This section is from the book "A Guide To The Poisonous Plants And Weed Seeds Of Canada And The Northern United States", by Robert Boyd Thomson, H. B. Sifton. Also available from Amazon: A guide to the poisonous plants and weed seeds of Canada and the northern United States.
The Wild Black or Rum Cherry, Prunus serotina Ehrh., is a common tree extending from the east to the prairies. The danger from it lies in the presence of prussic acid in the wilted leaves. Animals may thus be poisoned by eating the leaves from broken branches. The toxic substance is also contained in the seeds. The symptoms and treatment for prussic acid poisoning are given under Sorghum where they may be consulted.
The tree is large, with reddish brown branches, and an aromatic inner bark. The latter is bitter, as in all the cherries, and is valuable for distinguishing their twigs from those of other trees, especially the birches. The leaves are oblong, thickish, shining above and taper-pointed, with incurved, short teeth. The small creamy-white flowers are in elongated racemes and the fruit is shiny, purplish black and has a pleasant taste.
*There are five of these in the Pasque Flower while in the Crocus proper there are six.
The Choke Cherry, Prunus virginiana L., is also dangerous in the same way as the Black Cherry, and has much the same distribution. It is a shrub or small tree with grayish bark, the inner layers of which have a disagreeable odour. The leaves are thin, abruptly pointed, sharply serrate with slender teeth, and the fruit is red, turning dark crimson, and very astringent. Willing, writing of conditions in Alberta, where the plant is often abundant and small, cautions against the use of hay containing recently wilted young shoots.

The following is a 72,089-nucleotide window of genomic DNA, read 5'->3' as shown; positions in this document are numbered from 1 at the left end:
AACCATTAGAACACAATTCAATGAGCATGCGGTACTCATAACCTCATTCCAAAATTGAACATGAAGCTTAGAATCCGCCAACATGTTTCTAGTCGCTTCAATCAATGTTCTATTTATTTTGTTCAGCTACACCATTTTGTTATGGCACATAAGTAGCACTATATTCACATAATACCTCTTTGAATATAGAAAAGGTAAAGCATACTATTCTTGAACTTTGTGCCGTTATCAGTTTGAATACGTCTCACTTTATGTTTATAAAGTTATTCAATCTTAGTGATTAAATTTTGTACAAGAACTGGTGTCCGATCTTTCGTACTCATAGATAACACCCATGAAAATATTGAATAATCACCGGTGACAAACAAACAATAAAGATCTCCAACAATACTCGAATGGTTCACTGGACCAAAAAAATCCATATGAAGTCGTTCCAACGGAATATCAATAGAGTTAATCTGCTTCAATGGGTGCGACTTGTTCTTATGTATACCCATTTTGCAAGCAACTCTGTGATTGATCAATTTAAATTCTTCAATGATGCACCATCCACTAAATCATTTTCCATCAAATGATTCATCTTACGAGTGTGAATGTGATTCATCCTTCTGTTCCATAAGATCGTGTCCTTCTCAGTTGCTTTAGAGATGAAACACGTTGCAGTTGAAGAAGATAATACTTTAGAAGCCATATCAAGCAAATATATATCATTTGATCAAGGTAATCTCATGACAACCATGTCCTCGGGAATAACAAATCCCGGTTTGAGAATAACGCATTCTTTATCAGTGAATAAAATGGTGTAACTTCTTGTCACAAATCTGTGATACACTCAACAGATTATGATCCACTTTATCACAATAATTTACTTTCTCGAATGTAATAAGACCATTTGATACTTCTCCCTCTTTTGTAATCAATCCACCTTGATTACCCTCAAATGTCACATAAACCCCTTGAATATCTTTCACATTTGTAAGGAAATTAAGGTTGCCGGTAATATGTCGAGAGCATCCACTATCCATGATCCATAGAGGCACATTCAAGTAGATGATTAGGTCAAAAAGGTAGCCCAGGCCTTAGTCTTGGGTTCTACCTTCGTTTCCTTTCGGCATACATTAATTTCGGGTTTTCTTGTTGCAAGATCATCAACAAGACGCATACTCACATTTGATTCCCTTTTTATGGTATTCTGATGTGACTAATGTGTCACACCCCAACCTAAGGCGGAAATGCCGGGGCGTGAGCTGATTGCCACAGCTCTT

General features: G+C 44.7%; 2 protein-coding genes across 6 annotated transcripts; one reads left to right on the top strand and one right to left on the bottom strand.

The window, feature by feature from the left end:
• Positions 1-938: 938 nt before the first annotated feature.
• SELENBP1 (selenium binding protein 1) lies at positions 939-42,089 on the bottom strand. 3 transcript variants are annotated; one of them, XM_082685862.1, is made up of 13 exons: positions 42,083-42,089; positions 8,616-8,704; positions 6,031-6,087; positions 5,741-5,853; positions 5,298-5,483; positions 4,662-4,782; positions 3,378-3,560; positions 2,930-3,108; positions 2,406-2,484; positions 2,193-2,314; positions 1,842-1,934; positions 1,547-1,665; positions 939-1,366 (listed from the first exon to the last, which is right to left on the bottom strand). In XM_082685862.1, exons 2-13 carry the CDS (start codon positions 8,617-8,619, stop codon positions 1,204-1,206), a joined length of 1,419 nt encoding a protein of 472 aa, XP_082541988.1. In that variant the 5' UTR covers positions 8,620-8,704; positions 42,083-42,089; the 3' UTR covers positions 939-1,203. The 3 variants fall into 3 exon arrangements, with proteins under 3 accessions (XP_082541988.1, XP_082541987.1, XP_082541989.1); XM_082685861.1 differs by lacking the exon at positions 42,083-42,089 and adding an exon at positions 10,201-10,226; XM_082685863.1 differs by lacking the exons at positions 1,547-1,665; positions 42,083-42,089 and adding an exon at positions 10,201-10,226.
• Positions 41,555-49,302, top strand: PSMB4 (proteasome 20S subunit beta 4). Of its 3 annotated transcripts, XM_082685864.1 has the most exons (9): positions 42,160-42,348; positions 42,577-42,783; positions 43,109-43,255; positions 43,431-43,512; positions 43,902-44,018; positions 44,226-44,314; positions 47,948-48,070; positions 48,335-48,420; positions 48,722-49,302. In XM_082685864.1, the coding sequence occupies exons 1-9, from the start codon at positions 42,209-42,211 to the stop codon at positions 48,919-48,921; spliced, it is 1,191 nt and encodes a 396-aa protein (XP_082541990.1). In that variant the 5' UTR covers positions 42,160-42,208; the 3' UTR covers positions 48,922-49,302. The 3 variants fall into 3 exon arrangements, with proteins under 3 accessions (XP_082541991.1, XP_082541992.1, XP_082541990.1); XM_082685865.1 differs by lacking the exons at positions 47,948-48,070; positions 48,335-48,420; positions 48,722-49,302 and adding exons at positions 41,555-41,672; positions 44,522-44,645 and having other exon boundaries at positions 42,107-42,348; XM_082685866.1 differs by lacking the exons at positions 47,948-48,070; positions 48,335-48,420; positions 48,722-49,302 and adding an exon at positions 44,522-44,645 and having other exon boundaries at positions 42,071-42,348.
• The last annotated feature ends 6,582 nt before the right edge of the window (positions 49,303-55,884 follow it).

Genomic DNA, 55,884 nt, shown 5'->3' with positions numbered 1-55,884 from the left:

The Western Choke Cherry, Prunus demissa Walp., is a shrub or small tree with leaves thick and oval or obovate, more or less obtuse and with short teeth. The fruit is black and less astringent than that of P. virginiana. The toxic effects are similar.
The Wild Red or Pin Cherry, Prunus pennsylvanica L.. is a small tree growing from Newfoundland to the Rocky Mountains. It has light brown bark, leaves ovate or lanceolate, sharply and finely serrate, and small, bright red, sour fruit in corymbose clusters, like those of the cultivated cherry. Poisoning may take place as in other species of Prunus.
It is to be noted that the chief danger from all the cherries is from the wilted leaves. Care should be exercised to prevent stock from browsing on branches broken from trees, for example, after cherry-picking, or when haying, or droving cattle.
Fig. 11. - Wild Black Cherry - Prunus serotina.